The Cuyahoga Heights High School (CHHS) swimming pool is an L-shaped pool including six 25-meter lanes for competitive swimming and a 1-meter diving board for competitive diving. The pool also includes a shallow water area for swim instruction. The staff at CHHS noticed that a crack had developed in the pool's deep end wall and that the pool was losing a few inches of water loss per day. These observations prompted the school to seek a swimming pool audit. Counsilman-Hunsaker performed an audit of the swimming pool systems, and McComas/O'Donnell & Naccarato conducted an audit of the swimming pool structure.
The purpose of the swimming pool assessment was to identify items that were substandard in the pool, items not to current industry swimming pool design standards, or equipment not operating as designed; and to assist in defining a course of action regarding the future of the aquatic facility.
Additional cracks were found in the pool shell and tile finish beyond that observed by staff. Issues with various movement joints were noted as well. The audit report included recommendations for additional testing to verify the integrity of the pool structure and piping system. These include a water tightness test and a piping pressure test. A site elevation survey to verify the pool gutter remained level and the pool walls remained plumb. It was also recommended that ground penetrating radar be used to evaluate the condition of the soil beneath the pool, searching for voids or other indicators that the pool shell could be experiencing movement.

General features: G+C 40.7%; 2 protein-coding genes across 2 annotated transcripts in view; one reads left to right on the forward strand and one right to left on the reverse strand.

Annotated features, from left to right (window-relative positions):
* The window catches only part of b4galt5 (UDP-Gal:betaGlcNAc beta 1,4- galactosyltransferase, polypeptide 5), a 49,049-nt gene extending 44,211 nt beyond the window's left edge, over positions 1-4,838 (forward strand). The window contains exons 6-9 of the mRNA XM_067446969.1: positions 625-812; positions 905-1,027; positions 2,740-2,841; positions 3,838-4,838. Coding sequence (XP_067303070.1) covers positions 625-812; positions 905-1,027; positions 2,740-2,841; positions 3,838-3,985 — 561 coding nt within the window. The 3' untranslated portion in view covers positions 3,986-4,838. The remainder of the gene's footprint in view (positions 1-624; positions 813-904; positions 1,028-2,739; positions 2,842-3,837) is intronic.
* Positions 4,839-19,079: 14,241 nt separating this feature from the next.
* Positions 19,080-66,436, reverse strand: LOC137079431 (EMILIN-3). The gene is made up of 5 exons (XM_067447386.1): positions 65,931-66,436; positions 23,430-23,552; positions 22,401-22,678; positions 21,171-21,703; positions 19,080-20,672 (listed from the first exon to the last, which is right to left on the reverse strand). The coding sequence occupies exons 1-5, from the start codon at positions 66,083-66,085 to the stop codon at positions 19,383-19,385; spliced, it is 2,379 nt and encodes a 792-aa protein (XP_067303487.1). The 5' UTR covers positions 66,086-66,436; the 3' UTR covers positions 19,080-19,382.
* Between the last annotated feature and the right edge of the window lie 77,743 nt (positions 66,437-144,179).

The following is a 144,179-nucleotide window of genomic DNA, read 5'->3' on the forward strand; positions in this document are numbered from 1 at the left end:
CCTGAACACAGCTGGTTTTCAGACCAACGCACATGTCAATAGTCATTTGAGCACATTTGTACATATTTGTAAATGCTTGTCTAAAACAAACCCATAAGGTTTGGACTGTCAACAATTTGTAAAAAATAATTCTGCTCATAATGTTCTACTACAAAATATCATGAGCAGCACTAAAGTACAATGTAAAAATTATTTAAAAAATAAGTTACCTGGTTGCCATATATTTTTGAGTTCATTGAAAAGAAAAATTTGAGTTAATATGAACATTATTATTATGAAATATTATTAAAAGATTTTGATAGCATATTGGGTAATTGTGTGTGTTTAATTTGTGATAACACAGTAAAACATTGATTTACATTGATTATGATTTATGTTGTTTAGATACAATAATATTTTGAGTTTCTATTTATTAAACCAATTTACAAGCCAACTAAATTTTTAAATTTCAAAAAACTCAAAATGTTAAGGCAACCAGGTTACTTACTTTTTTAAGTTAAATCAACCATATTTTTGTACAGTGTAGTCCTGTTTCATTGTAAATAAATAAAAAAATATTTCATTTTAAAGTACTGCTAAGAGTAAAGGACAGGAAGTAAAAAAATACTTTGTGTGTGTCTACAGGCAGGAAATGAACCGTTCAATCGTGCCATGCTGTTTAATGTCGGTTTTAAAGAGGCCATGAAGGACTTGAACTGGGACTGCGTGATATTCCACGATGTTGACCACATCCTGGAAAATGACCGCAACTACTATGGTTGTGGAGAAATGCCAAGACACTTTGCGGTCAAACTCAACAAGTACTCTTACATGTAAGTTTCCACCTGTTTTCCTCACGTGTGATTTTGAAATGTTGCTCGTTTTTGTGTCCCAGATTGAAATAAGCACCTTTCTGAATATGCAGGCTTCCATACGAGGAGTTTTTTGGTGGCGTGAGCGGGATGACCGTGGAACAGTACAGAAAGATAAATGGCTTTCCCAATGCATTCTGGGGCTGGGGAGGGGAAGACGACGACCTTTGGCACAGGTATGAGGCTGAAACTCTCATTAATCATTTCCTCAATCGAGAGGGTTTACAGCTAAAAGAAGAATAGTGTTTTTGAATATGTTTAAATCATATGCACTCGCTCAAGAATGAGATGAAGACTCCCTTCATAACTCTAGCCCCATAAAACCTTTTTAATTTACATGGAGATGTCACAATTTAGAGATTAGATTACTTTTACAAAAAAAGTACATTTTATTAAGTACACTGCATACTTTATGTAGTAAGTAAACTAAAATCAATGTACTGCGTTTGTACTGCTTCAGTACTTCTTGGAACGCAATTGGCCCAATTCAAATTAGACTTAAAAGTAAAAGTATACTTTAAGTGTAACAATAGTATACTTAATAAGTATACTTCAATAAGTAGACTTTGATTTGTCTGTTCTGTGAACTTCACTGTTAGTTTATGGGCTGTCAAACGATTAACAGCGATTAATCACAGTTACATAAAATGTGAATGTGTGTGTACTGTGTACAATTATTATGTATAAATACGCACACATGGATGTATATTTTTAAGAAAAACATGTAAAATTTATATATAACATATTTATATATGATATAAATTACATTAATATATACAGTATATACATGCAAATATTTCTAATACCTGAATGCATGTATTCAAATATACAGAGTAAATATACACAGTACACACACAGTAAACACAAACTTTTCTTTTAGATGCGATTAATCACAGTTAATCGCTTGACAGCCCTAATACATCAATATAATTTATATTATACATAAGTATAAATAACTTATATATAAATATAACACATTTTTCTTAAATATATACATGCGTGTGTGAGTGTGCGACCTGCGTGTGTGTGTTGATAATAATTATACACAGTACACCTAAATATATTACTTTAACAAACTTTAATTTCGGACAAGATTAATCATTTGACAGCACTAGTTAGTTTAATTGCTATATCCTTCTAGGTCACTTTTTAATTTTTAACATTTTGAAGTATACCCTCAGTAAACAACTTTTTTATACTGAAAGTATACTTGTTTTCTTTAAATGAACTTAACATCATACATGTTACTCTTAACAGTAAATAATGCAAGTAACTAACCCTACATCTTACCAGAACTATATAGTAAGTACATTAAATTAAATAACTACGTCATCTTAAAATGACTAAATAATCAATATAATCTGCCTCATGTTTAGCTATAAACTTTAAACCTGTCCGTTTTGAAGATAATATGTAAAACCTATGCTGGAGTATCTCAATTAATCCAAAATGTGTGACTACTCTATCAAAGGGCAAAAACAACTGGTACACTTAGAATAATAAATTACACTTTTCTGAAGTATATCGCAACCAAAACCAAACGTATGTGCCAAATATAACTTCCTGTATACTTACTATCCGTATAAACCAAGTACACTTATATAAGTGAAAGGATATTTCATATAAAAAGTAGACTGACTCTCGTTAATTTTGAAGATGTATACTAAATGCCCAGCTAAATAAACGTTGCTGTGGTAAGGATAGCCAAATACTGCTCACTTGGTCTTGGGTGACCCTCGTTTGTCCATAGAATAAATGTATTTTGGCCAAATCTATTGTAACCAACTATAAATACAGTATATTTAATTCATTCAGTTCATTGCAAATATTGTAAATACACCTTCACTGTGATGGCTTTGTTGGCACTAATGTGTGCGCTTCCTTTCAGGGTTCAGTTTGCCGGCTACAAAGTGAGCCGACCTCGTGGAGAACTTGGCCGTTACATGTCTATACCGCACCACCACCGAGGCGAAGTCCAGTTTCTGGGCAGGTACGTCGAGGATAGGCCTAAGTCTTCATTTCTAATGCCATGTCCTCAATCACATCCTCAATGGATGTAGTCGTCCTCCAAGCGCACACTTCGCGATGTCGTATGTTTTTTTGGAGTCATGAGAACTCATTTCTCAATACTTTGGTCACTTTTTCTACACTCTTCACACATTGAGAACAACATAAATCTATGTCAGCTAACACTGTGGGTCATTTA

Additional recommendations were included regarding administrative codes or industry standards for items including the pool piping and mechanical systems, tile markings, and competitive swimming and diving equipment. Due to the age of the pool, many items that were originally designed to the industry standard are now out of date.
The report referenced three different administrative codes: Ohio Administrative Code – Chapter 3701-31 Swimming Pools, the National Federation of State High School Associations (NFHS), and the Model Aquatic Health Code (MAHC). Capital cost estimates for recommended repairs that will bring the pools up to current industry swimming pool design standards were provided in the report.